The Rouen has gone by a few contested names. Initially it was named after “Rhone”, an area in France known for its food and wine (though what part of France is not known for its local cuisine!) during the early 1800’s. “Roan” was its name for a while as it referenced the mixing of colored and gray plumage. It’s believed that the name “Rouen” was finally selected by the people of Normandy for the city of Rouen.
The Rouen breed was the national standard for a meat bird until the Pekin was introduced in 1873. The Rouen was then added to the American Poultry Association Standard of Perfection in 1874.
Rouen ducks come in two varieties: the regular utility duck, which we have, and the large Standard duck, which we do not.
The Standard Rouen is much larger than our Rouens at about 9-10 pounds. They are the only Rouen of the two types that are successfully shown at fairs and competitions. Their bodies are much larger in length and depth to the point they almost drag on the ground. As their keel drags on the ground, they are more difficult to keep clean and they do much less foraging than a utility Rouen.
Our utility Rouens are bought for many purposes. Averaging at 5-7 pounds, they are known to have excellent meat. They are great egg layers at about 140-180 eggs per year. Their fertility is about 89% and they make excellent broody mothers. For those interested, about 35% of females lay bluish eggs.
And if none of that interests you, many people buy them as they make great pets. While their personalities are quite calm, the reason most buy them as pets is due to their vibrant coloring. While the female has a mottled pattern of various browns for her plumage and a dusty orange bill, the male is the showstopper with his gray body, white collar, green head, and yellow bill. Finally, both males and females possess a vibrant blue stripe on their wings.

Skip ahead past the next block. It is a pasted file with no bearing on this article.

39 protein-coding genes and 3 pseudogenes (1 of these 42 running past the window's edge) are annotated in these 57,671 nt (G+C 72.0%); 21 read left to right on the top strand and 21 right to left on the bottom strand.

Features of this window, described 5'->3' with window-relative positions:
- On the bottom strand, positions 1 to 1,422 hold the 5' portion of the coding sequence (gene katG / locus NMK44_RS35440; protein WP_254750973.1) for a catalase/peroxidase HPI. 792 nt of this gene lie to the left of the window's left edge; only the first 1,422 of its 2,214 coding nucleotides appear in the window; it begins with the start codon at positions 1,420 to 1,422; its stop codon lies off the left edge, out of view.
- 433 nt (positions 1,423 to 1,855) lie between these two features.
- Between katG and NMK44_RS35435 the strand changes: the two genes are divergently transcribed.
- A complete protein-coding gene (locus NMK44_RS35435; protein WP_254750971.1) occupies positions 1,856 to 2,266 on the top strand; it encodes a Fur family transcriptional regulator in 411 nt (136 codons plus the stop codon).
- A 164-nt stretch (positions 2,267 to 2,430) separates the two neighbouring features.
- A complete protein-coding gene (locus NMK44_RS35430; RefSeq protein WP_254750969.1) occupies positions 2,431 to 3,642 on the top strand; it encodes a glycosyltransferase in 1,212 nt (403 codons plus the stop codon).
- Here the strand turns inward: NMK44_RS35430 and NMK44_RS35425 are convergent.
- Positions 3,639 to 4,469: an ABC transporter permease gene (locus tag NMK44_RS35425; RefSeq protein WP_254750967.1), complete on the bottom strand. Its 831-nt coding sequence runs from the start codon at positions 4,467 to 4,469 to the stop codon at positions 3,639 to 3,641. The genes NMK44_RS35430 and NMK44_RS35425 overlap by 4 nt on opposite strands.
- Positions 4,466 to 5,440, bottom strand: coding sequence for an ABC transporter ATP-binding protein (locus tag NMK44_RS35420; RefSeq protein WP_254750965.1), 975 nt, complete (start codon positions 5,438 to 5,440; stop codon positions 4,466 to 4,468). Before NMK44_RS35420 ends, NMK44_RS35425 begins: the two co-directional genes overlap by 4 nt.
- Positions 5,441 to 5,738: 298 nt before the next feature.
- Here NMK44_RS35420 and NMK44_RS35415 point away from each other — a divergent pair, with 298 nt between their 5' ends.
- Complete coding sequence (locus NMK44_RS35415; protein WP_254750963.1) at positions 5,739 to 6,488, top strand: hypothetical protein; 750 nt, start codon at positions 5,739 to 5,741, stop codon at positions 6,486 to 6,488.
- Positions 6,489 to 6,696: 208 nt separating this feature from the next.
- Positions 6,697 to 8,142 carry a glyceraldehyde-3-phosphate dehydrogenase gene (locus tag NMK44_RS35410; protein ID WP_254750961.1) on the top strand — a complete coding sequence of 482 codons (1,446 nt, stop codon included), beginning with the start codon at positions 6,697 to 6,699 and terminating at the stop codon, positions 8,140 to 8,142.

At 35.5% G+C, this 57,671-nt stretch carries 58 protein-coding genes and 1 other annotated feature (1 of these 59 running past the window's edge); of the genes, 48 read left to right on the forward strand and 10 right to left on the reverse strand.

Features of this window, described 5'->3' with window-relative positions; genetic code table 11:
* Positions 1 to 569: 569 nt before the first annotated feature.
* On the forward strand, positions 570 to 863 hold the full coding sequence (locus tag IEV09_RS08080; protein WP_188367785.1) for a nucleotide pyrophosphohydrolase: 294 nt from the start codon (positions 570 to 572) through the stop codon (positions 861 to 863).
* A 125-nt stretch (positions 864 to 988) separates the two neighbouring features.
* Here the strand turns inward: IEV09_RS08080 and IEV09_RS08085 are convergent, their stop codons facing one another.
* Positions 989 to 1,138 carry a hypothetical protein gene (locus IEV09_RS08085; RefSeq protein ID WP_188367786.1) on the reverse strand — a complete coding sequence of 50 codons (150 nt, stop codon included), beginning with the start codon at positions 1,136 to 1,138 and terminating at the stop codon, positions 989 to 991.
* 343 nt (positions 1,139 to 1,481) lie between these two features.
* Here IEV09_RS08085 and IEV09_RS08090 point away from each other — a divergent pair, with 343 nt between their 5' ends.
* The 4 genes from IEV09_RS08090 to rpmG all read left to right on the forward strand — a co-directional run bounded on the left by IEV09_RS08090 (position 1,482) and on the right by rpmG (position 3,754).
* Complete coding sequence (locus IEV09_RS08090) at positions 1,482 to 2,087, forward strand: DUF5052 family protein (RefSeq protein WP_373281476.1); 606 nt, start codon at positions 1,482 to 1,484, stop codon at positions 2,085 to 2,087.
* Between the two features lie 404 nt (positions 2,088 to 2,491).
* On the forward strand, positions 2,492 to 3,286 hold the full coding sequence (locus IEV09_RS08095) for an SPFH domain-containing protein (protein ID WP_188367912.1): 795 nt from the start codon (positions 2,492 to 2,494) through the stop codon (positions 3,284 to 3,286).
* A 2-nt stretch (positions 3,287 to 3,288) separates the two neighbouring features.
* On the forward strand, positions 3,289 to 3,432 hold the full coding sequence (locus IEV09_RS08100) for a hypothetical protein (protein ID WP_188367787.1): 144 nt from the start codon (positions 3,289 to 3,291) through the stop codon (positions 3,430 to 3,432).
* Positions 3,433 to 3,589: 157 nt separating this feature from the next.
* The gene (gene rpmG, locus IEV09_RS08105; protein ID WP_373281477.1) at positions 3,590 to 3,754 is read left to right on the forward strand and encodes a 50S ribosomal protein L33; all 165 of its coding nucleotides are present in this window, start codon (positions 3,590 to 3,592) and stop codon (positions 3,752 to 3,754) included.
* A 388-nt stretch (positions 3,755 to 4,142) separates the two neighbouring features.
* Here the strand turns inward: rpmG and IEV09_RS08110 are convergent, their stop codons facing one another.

Do keep in mind that the coloring of the male is dependent on age. The Rouen male will look exactly like the female for roughly the first 12 weeks of life. At week 12, their gray bodies, white collars, chestnut chest, and green heads will slowly start to come in over the course of about 3 weeks.
It is due to their coloring that many can easily mistake Rouens for Mallards. Truly, the only differences between a Mallard and a Rouen are that Rouens are bigger and flightless. For those wanting the aesthetic of a Mallard, but don’t want them to fly or need to trim their wings, a Rouen is the best answer.
One thing the Rouen has over the Mallard, however, is that they are not restricted within the United States. Florida has banned the importation of Mallards as they do not want them breeding with their native black duck. This means that any Floridians looking for a substitute for the Mallard should be quite happy with a Rouen.